The Right Display for Now

At Tilt, Han and I talk a lot about the different modes developers are in and problems they’re solving when using software. Sometimes it’s easier to talk about these modes when we relate them to signs in the real world.

For example:

  • Discovery - what is it possible to do here? (see: the Forest Park sign above)
  • Awareness - what issues should I be aware of? (see: the estimated arrival time signs at train stations)
  • Recommendations - what should I do next? (see: exit signs, recommended routes)

Tilt has always initialized your terminal with a terminal GUI.

We previously thought of the split between terminal GUI and browser GUI as two complementary GUIs for different modes: awareness vs investigation. But in the year since we launched the browser GUI, we’ve heard from users who see these as two competing interfaces. At a glance, they can seem equivalent, like it’s a matter of preference which one you’d like to use.

Some devs do prefer the terminal GUI! But by starting there, we did a poor job communicating that there might be better modes for you.

In v0.15.0, we’ve made your first tilt up a better map of how to use it.

What Tilt Looks Like Now

When you start Tilt in a terminal, here’s what you’ll see:

Tilt started on http://localhost:10350/
v0.15.0, built 2020-06-18

(space) to open the browser
(s) to stream logs (--hud=false)
(h) to open terminal HUD (--hud=true)
(ctrl-c) to exit

We expect that most users will want to hit (space) to open the browser, where they can browse logs, check deploy status, and trigger rebuilds.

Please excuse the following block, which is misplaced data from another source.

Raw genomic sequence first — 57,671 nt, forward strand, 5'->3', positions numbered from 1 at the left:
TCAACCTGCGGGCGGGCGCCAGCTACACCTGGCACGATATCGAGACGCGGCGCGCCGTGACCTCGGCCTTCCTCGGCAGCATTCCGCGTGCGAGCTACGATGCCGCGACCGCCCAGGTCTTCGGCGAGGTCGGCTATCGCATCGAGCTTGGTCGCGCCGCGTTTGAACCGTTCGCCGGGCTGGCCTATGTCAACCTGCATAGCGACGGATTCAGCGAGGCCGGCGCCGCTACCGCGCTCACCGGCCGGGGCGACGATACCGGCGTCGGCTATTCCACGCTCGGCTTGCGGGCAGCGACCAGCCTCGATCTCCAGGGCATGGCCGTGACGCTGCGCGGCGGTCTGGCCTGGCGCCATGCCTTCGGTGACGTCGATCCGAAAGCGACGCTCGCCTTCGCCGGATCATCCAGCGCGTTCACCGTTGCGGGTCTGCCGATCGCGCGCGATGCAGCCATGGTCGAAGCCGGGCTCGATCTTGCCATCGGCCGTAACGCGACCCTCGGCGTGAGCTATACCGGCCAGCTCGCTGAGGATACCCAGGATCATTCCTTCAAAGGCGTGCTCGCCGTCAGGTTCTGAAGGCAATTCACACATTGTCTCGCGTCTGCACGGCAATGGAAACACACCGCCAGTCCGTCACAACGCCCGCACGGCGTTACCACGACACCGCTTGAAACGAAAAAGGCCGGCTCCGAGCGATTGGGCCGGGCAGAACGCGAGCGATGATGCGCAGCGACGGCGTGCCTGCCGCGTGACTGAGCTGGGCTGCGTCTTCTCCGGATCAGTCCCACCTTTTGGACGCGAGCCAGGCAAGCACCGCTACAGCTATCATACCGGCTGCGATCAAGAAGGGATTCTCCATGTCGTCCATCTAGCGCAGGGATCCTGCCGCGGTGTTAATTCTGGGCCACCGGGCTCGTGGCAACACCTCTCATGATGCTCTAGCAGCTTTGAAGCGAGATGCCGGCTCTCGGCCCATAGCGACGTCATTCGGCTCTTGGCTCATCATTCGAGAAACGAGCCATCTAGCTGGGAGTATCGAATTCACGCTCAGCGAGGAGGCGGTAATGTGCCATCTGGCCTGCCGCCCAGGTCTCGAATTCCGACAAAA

If you liked the terminal GUI and want to keep using it, you can hit the (h) key or start Tilt with tilt up --hud=true.

If you just want to see logs, or don’t have an interactive terminal, you can hit (s) or start Tilt with tilt up --hud=false.

What’s Next?

We currently have no plans to get rid of the terminal GUI.

We may keep all 3 modes! Some people prefer a terminal, others prefer a browser UI, and a few even run everything in an Emacs buffer 🤓.

We’re keeping an eye on what modes people use, and talking to our partner teams about which they prefer.

We want Tilt to be the dashboard you interact with when you’re doing interactive, multi-service development.

But if you want other types of visibility into your dev cluster, we recommend:

  • K9s - a terminal-based Kubernetes dashboard
  • Octant - a web-based Kubernetes dashboard

They are both great tools, and have progressed a lot since we started working on Tilt 😀.


Keep up with Developments in Multi-Service Development
Keep up with Developments in Multi-Service Development

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